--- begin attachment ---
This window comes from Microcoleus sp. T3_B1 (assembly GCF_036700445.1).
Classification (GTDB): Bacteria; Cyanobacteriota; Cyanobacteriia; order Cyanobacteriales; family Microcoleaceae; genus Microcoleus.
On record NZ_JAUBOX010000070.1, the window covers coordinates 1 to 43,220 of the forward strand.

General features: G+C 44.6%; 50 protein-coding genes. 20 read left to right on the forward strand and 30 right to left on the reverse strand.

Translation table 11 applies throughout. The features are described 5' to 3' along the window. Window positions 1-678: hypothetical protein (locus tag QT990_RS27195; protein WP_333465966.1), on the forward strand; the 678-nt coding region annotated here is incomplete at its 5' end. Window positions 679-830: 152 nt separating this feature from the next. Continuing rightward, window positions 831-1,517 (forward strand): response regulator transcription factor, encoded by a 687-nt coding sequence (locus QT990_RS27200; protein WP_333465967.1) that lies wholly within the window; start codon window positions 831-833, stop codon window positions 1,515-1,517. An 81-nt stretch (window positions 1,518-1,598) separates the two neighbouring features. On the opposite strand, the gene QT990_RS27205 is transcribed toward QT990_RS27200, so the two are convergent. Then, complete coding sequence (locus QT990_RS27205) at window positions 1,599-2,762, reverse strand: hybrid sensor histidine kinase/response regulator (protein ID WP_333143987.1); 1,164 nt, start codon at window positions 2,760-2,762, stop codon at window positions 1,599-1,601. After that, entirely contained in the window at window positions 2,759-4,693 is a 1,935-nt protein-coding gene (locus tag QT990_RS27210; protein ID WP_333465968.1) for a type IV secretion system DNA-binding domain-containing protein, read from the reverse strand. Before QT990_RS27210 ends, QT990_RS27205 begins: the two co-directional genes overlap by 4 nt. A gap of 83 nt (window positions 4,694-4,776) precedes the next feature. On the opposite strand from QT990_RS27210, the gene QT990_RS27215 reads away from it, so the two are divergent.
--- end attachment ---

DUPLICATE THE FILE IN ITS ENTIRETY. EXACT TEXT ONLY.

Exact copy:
This window comes from Microcoleus sp. T3_B1 (assembly GCF_036700445.1).
Classification (GTDB): Bacteria; Cyanobacteriota; Cyanobacteriia; order Cyanobacteriales; family Microcoleaceae; genus Microcoleus.
On record NZ_JAUBOX010000070.1, the window covers coordinates 1 to 43,220 of the forward strand.

General features: G+C 44.6%; 50 protein-coding genes. 20 read left to right on the forward strand and 30 right to left on the reverse strand.

Translation table 11 applies throughout. The features are described 5' to 3' along the window. Window positions 1-678: hypothetical protein (locus tag QT990_RS27195; protein WP_333465966.1), on the forward strand; the 678-nt coding region annotated here is incomplete at its 5' end. Window positions 679-830: 152 nt separating this feature from the next. Continuing rightward, window positions 831-1,517 (forward strand): response regulator transcription factor, encoded by a 687-nt coding sequence (locus QT990_RS27200; protein WP_333465967.1) that lies wholly within the window; start codon window positions 831-833, stop codon window positions 1,515-1,517. An 81-nt stretch (window positions 1,518-1,598) separates the two neighbouring features. On the opposite strand, the gene QT990_RS27205 is transcribed toward QT990_RS27200, so the two are convergent. Then, complete coding sequence (locus QT990_RS27205) at window positions 1,599-2,762, reverse strand: hybrid sensor histidine kinase/response regulator (protein ID WP_333143987.1); 1,164 nt, start codon at window positions 2,760-2,762, stop codon at window positions 1,599-1,601. After that, entirely contained in the window at window positions 2,759-4,693 is a 1,935-nt protein-coding gene (locus tag QT990_RS27210; protein ID WP_333465968.1) for a type IV secretion system DNA-binding domain-containing protein, read from the reverse strand. Before QT990_RS27210 ends, QT990_RS27205 begins: the two co-directional genes overlap by 4 nt. A gap of 83 nt (window positions 4,694-4,776) precedes the next feature. On the opposite strand from QT990_RS27210, the gene QT990_RS27215 reads away from it, so the two are divergent.